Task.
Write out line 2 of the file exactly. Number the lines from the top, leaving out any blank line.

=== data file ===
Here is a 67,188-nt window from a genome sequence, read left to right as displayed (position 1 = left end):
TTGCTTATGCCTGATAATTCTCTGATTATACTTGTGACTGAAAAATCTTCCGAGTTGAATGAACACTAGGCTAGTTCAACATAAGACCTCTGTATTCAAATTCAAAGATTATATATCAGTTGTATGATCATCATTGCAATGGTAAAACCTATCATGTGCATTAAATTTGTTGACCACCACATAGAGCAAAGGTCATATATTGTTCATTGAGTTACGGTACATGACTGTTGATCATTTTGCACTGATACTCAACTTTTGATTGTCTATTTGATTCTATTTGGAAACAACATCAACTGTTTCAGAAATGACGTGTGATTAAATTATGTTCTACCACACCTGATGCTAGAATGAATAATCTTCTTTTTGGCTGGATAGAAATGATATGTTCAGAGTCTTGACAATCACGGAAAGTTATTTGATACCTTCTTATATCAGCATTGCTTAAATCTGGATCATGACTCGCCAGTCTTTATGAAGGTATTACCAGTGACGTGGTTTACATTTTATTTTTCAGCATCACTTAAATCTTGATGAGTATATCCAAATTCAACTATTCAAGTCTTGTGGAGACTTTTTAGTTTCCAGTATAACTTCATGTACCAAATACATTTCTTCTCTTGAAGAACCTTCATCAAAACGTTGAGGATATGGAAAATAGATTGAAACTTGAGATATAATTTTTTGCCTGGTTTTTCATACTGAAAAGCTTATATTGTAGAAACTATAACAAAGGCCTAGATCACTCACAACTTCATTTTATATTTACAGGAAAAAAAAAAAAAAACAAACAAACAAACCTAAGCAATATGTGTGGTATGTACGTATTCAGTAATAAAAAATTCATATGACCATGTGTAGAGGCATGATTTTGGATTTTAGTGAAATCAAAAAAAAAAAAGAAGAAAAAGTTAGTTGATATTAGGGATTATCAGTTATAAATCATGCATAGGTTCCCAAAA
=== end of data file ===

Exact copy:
TTGCTTATGCCTGATAATTCTCTGATTATACTTGTGACTGAAAAATCTTCCGAGTTGAATGAACACTAGGCTAGTTCAACATAAGACCTCTGTATTCAAATTCAAAGATTATATATCAGTTGTATGATCATCATTGCAATGGTAAAACCTATCATGTGCATTAAATTTGTTGACCACCACATAGAGCAAAGGTCATATATTGTTCATTGAGTTACGGTACATGACTGTTGATCATTTTGCACTGATACTCAACTTTTGATTGTCTATTTGATTCTATTTGGAAACAACATCAACTGTTTCAGAAATGACGTGTGATTAAATTATGTTCTACCACACCTGATGCTAGAATGAATAATCTTCTTTTTGGCTGGATAGAAATGATATGTTCAGAGTCTTGACAATCACGGAAAGTTATTTGATACCTTCTTATATCAGCATTGCTTAAATCTGGATCATGACTCGCCAGTCTTTATGAAGGTATTACCAGTGACGTGGTTTACATTTTATTTTTCAGCATCACTTAAATCTTGATGAGTATATCCAAATTCAACTATTCAAGTCTTGTGGAGACTTTTTAGTTTCCAGTATAACTTCATGTACCAAATACATTTCTTCTCTTGAAGAACCTTCATCAAAACGTTGAGGATATGGAAAATAGATTGAAACTTGAGATATAATTTTTTGCCTGGTTTTTCATACTGAAAAGCTTATATTGTAGAAACTATAACAAAGGCCTAGATCACTCACAACTTCATTTTATATTTACAGGAAAAAAAAAAAAAAACAAACAAACAAACCTAAGCAATATGTGTGGTATGTACGTATTCAGTAATAAAAAATTCATATGACCATGTGTAGAGGCATGATTTTGGATTTTAGTGAAATCAAAAAAAAAAAAGAAGAAAAAGTTAGTTGATATTAGGGATTATCAGTTATAAATCATGCATAGGTTCCCAAAA